Becoming a Sales Engineer: Part 2

My first year as a sales engineer was interesting. During the the interviews, they told me the territory was developed, with regular clients and customers, and the products were at a competitive price point. None of that was really true. Half way through the year I realized that our commodity products were subpar and overpriced and the specialty products were a good value but had a couple of fierce competitors driving the price below anything we’d be able to make any money on (commissions paid on percentage of profit margin). Not to mention, the company had not given me any training in actual sales skills. I was on my own. I was reading books on sales and learning the ropes. Cristine had moved down and was struggling to find a job and I was figuring out how to balance remote work, creating my own sales activities, and adjusting to life in Houston with Cristine.

But I managed to get some sales under my belt and some commissions that came with them. By the end of the first year, I realized I would make 25% more than my last job being that this job was salary plus commission, so I was feeling good. There were a couple of big fish that we lost because the competitors were way low price-wise but there was nothing I could do about that. In this industry, the sales cycles were very long 1–3 years from the time I reach out to a client to the time a product delivers. So, you can’t expect much increase in the first year because you’re reacting not proacting, but I knew I was making progress and that the following years would be much better. I knew this and my manager knew this.

So, I’m driving to the Baton Rouge HQ from Houston (a 4.5 hr. Drive) and I get a call from my manger. He calls to warn me that Cary (the CEO) is not happy with the numbers and that I should expect a pretty bad reaction from him. When I walk into the conference room, all the leadership is sitting around the conference table including Cary. The lights are dim as to allow for clarity for the projector. I sit down and He/they proceed to run through the numbers and simultaneously assault my skill, my competence, my character and more. At this point Cary is outright screaming and cursing, I try to defend myself, but he responds by getting even louder. My manager, Phil was powerless because the reason he knew this was going to happen was because he was getting the same thing for a whole day ahead of me.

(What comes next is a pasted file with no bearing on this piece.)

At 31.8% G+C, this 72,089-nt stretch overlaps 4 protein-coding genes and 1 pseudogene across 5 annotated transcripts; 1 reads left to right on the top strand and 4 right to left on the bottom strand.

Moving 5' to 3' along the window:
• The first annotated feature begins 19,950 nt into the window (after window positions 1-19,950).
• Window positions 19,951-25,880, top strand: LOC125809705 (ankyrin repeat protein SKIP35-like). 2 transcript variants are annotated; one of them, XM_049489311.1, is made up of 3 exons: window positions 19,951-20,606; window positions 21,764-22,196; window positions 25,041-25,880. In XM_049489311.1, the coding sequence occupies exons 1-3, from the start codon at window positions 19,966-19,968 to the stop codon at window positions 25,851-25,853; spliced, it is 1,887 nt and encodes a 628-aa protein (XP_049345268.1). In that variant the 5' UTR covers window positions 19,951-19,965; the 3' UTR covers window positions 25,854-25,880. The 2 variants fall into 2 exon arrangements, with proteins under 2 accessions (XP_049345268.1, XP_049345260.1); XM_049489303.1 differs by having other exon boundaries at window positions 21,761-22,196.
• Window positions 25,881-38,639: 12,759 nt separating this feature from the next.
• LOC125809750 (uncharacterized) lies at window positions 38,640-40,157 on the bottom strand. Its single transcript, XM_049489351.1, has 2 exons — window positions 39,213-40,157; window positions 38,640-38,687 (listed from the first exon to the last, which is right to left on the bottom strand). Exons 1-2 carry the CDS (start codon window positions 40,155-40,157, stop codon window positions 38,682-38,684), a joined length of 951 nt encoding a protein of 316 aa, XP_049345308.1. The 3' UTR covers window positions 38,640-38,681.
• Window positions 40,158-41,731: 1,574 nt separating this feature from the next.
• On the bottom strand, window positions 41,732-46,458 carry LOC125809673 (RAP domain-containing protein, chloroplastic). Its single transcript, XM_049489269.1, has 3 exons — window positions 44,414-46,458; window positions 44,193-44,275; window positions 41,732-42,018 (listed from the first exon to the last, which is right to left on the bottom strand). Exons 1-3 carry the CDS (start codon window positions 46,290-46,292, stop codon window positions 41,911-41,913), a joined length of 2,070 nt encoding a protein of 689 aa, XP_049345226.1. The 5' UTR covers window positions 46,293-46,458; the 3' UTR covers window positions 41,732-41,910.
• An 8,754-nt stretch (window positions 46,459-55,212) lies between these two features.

I realize that this isn’t a rational person and that logic would not resonate as a defense. This was an egomaniac throwing a tantrum so I really had two choices: match his volume smash my company laptop and storm out of the building or shut my mouth, nod and wait til he was done. I chose the latter against every natural instinct within me. At the end, the COO half way apologized and said, “Look, we’re not trying to beat you up, this is just what the numbers are showing.”

I responded, “ Trust me, I’ve been beat up way worse than this. And I always get back up”, smiled and walked out of the room. On my drive home, Phil called and apologized, sympathized with me, and assured me that Cary was out of line but there was nothing he could do. “Look Phil, that was bullshit and we both know it. That being said, I’m a confident person and I know what I can do. Sure that kind of treatment can piss me off but it’s not going to change how I see myself. I don’t think he’s going to fire me, otherwise he would have done it right there and then. So he’s stuck with me and I’ll show him. I know this next year and the year after are going to be much better.”

I spent the next two years kicking ass and taking names. I increased sales by 20% year over year each year. My income increased along with it. I figured out my market and the key clients and I was the leader in the sector for my specialty product (a shoreline protection system). Along the way, Phil quit and my Austin and Louisiana counterparts were fired. I proved to myself that I can be good at this but since that day Cary lost it, I knew I wasn’t going to stay for much longer.

I had a bit of a cognitive struggle because I knew that I was making Cary richer on my path to proving him wrong. But it wasn’t really about him, It was about proving something to myself, so I focused on what I would gain from this experience and it wasn’t just the pay. I was running my territory as my own business, I learned sales skills, time management, client/customer management, problem solving, and I learned that I could do it with minimal support from the company leadership and against their expectations. That being said, the third year would be my last.

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Josh Loera

Josh Loera

I quit my job in the Civil Engineering Industry to pursue my passion in arts. I’m a Mex-American, Chicano artist that loves to bring BIPOC beauty to the front